Friday, March 22, 2013
Spring in to safety.
The start of the new season underscores a variety of points about public as well as private safety.
With the (promise of) warmer weather in the coming week, and no school in session for spring break, young people will be out and about in greater numbers throughout the day.
We hope, for the sake of their overall wellness, that the kids get some active outside time. But with that comes greater exposure to things such vehicle traffic.
Combined with the reality of frigid temperatures persisting at times and places in the valley, it’s good to stay vigilant for young pedestrians, bicyclists and skateboarders as they get out and about during their week’s vacation.
This leads to the matter of the annual children’s safety fair, March 30 from 10 a.m. to noon at Jackson Park. (See KidSpace, page A10, for details.)
The event, dovetailing with the community Easter Egg Hunt, is a great opportunity for families to have fun and learn safety tips at the same time.
There will be swag — stickers, pencils and even bicycle helmets — and the chance to meet some of the firefighters and other people who work hard to keep the community safe.
On that note, kudos to the volunteer and paid individuals who collaborated in Thursday’s emergency services drill. Nurses and paramedics, law enforcement, public works crews, American Radio Emergency Services operators and many others, including “victim” volunteers, were involved.
The event was a broad-based test of the ability of agencies to work together and maximize resources in times of large-scale trauma and emergency. It’s part of an ongoing process of preparation that local agencies seem to be taking seriously.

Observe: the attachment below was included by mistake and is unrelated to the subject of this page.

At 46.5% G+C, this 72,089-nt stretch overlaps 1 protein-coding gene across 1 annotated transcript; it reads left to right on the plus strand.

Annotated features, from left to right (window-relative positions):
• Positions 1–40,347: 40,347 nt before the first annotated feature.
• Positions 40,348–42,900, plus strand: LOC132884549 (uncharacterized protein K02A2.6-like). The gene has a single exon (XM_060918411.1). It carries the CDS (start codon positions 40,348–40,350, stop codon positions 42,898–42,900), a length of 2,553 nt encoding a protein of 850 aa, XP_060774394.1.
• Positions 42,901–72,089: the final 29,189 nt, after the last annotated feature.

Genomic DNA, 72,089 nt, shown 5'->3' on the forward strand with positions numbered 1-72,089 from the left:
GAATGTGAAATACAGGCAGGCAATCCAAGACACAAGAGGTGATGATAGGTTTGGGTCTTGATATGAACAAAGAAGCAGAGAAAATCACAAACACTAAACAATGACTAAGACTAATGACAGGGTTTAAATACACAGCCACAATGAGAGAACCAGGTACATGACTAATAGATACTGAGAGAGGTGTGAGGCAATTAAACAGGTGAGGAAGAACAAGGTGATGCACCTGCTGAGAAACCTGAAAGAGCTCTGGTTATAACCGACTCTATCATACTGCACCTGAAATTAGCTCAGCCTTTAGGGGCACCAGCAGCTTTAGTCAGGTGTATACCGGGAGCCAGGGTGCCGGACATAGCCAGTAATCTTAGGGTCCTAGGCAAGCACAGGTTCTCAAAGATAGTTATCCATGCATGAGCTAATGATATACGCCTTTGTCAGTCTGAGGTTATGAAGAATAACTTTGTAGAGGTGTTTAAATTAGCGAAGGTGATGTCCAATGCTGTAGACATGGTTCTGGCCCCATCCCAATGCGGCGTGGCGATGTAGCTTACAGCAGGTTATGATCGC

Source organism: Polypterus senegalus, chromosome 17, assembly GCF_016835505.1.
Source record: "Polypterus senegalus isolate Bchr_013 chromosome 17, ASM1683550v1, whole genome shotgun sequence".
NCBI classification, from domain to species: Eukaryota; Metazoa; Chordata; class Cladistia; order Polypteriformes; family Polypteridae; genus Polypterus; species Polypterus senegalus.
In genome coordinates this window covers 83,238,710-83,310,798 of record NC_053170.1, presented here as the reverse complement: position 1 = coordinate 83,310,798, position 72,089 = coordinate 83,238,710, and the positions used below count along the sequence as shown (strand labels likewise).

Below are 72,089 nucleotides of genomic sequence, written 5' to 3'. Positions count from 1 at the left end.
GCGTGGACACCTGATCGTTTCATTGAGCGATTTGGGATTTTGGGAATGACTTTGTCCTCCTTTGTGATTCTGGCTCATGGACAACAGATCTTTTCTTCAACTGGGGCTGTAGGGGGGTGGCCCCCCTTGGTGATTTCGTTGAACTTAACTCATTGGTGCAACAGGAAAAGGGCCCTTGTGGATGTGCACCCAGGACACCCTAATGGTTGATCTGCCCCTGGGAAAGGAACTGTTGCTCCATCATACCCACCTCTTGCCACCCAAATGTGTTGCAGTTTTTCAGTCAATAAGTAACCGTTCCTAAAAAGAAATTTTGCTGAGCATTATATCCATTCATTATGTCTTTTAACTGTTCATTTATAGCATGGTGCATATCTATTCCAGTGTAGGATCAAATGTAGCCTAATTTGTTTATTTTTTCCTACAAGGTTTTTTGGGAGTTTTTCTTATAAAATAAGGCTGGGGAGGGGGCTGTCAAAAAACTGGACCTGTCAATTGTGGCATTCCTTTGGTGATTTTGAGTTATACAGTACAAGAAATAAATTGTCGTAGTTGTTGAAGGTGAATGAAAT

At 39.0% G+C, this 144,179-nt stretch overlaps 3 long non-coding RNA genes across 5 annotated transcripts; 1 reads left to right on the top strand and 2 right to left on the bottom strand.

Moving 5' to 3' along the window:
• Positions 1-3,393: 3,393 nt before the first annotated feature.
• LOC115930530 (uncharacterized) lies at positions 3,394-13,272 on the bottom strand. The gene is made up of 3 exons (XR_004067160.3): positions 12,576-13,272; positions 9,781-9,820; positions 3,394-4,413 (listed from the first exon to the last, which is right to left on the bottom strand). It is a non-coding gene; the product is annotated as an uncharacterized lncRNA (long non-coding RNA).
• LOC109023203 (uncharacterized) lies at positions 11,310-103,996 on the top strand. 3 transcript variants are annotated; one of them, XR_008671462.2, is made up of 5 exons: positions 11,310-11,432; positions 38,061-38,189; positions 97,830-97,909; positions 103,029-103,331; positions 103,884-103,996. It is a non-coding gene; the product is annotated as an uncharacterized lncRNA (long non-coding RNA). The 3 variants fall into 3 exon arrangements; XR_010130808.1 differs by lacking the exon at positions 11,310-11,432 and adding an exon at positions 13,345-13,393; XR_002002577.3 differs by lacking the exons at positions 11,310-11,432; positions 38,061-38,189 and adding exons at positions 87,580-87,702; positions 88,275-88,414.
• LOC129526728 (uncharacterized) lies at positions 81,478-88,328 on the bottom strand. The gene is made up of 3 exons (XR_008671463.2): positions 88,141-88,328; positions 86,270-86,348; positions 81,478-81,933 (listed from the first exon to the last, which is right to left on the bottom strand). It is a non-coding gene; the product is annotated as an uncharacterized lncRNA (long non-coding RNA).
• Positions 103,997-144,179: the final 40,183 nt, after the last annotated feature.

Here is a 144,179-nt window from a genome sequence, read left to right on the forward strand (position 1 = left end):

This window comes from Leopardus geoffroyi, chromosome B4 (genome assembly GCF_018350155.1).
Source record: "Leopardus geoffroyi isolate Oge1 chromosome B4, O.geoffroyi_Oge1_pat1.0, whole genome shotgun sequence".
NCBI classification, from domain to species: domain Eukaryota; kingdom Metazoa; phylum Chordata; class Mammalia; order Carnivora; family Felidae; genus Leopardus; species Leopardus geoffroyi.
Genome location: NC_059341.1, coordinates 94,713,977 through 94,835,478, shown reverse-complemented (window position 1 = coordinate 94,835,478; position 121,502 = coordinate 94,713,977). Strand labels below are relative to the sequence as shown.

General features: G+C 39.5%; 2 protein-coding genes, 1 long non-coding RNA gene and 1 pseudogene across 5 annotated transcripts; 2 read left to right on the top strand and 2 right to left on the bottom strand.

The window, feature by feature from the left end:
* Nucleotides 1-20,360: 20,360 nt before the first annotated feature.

The next steps will be to take the feedback from the evaluators and continue to review procedures in order to make emergency management run as smooth as possible. But under guidance of county officials, including Emergency Services Manager Karl Tesch, the spirit of cooperation is alive and well.
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I Can't Keep Quiet singers at "Citizen Town Hall"
‘I can’t keep quiet,’ sing members of an impromptu choir in front of Hood River Middle School Saturday prior to the citizen town hall for questions to Rep. Greg Walden. The song addresses female empowerment generally and sexual violence implicitly, and gained prominence during the International Women’s Day events in January. The singers braved a sudden squall to finish their song and about 220 people gathered in HRMS auditorium, which will be the scene of the April 12 town hall with Rep. Greg Walden, at 3 p.m. Enlarge